This morning I linked to Amy Nelson’s story about the players wanting a sit-down with the umpires and the league after the season. My take: “This is so manifestly reasonable that you know damn well it will never happen.”
Shows you what I know:
A rare meeting between Major League Baseball players, umpires and
league officials to discuss player-umpire relationships, and possibly
instant replay, is set for Dec. 3.
I’m not sure what will come out of it really, but I see the following two outcomes as the best and worst case scenarios:
Best: Umpires hear what the players are saying about the umps’ attitudes, players get a better appreciation for how difficult and how stressful the umps’ job is, and it results in calmer, more rational on-field disagreements and a new sense of transparency and accountability when bad calls are made, which they inevitably will be;
Worst: The umpires use the meeting to document specific player complaints, thereby allowing them to add to their list of players they intend to screw with bad calls next season.
But hey, this is progress, right?
The ALCS had a weird play in Game 4 on Tuesday night, but Game 4 of the NLCS did as well. This one involved Cubs outfielder Albert Almora, Jr. and his attempt to spark a rally in the bottom of the ninth inning against Dodgers reliever Ross Stripling.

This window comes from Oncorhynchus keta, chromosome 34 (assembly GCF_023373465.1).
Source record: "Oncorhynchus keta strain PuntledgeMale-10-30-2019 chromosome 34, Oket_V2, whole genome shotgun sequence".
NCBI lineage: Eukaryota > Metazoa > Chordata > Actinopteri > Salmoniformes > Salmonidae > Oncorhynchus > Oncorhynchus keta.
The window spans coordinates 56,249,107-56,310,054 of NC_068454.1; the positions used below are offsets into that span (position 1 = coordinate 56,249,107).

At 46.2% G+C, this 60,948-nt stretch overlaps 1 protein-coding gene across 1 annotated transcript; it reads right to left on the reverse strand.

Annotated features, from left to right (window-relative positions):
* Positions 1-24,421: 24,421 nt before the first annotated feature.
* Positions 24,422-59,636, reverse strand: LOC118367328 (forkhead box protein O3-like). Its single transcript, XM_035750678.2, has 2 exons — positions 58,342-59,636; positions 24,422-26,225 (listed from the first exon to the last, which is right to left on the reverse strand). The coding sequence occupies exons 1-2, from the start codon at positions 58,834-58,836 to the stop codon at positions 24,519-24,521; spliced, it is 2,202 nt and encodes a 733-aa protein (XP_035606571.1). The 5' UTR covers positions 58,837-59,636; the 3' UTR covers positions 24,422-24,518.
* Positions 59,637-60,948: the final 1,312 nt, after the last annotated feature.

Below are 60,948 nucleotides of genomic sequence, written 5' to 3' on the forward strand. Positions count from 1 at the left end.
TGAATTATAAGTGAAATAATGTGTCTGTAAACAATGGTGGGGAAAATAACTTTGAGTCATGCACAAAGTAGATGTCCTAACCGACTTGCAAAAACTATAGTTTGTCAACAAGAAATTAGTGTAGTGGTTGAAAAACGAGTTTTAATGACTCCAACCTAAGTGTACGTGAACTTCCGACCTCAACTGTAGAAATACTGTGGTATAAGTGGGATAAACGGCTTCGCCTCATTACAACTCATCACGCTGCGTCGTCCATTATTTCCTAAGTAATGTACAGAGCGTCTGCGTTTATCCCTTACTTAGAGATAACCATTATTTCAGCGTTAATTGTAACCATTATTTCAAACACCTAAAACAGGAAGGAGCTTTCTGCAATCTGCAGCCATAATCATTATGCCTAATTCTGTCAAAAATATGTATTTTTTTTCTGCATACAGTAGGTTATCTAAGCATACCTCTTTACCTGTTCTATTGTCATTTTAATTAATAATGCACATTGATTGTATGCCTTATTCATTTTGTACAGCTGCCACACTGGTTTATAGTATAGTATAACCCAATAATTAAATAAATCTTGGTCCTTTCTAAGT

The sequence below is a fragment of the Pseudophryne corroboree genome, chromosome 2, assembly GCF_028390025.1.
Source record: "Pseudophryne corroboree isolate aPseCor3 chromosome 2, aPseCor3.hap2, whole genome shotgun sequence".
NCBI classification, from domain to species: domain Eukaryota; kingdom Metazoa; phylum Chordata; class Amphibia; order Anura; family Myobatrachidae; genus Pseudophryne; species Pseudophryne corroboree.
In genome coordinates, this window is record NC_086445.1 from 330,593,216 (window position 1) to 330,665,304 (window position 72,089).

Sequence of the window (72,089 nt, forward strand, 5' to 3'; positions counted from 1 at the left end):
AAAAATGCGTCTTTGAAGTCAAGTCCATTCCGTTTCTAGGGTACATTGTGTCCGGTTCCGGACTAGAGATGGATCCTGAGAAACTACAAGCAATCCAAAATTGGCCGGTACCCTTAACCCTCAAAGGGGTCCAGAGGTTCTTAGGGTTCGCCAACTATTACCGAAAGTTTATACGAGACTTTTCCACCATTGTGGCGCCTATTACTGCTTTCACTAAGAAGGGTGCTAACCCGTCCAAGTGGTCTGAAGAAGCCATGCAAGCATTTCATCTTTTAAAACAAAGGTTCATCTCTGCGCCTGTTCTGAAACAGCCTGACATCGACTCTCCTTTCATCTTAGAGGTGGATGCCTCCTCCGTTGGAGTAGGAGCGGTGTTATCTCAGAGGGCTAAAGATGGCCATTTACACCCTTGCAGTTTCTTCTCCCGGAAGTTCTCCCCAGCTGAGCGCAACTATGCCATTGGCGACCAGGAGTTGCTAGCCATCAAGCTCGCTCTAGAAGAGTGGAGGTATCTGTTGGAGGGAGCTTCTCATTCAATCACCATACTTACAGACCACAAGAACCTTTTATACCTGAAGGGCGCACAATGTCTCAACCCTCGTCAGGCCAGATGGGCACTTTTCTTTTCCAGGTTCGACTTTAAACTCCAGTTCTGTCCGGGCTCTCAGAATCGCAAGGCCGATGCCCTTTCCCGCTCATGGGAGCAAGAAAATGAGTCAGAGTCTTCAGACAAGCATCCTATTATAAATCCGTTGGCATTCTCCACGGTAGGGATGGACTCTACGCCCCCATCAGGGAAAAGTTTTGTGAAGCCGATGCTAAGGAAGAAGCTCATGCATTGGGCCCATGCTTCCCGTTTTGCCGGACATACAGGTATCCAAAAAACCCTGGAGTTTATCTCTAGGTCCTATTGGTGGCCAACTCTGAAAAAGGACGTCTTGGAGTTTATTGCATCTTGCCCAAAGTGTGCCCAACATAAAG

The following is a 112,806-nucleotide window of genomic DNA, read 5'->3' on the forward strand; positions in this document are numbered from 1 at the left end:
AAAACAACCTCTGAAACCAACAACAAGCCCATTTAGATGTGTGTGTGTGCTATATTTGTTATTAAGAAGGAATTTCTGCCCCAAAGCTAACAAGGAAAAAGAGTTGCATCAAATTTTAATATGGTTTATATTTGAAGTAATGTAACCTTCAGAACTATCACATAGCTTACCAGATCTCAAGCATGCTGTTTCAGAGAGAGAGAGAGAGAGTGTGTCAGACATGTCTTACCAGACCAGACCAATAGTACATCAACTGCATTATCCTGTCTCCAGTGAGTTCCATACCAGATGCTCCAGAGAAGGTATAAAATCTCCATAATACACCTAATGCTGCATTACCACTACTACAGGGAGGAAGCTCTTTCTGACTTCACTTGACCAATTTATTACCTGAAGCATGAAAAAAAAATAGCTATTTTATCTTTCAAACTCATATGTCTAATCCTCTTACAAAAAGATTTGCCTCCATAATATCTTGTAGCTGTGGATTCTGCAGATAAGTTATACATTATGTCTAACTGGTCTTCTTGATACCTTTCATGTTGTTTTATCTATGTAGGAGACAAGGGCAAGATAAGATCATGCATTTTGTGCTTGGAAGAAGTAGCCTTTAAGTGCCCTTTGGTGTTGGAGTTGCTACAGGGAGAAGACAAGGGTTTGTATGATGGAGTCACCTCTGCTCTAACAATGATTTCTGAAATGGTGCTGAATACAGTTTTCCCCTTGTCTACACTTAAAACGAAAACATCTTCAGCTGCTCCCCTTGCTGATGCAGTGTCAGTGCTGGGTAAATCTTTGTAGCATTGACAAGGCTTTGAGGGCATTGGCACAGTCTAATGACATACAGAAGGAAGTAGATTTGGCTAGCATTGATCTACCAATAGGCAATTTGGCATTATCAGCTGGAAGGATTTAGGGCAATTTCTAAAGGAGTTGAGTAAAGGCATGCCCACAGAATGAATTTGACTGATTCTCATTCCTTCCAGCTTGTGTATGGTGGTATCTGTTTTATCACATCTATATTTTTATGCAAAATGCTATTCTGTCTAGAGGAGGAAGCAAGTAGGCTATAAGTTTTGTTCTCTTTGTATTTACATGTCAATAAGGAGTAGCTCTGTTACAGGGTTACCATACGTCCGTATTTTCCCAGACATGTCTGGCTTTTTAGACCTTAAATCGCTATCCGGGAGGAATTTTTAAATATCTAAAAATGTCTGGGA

After Alex Avila singled, Almora ripped a double to left field, past a diving Enrique Hernandez. The ball rolled to the ivy in front of the wall. Most outfielders there would’ve put their hands up, which would have alerted the umpires to call an immediate ground-rule double. Hernandez didn’t, instead fishing the ball out and firing it back into the infield. Avila had stopped at third base, but Almora kept running. Much to his surprise, he pulled up into third base to see his teammate standing there, resigned to his fate as a dead duck. Third baseman Justin Turner applied the tag on Almora for what he thought was the first out of the inning.
Almora, however, was then sent back to second base after the umpires correctly called a ground-rule double.
Unfortunately for the Cubs, the lucky break didn’t help as closer Kenley Jansen came in and took care of business, retiring all three batters he faced without letting an inherited runner score. The Dodgers won 6-1 and now lead the NLCS three games to none. They’ll try to punch their ticket to the World Series on Wednesday.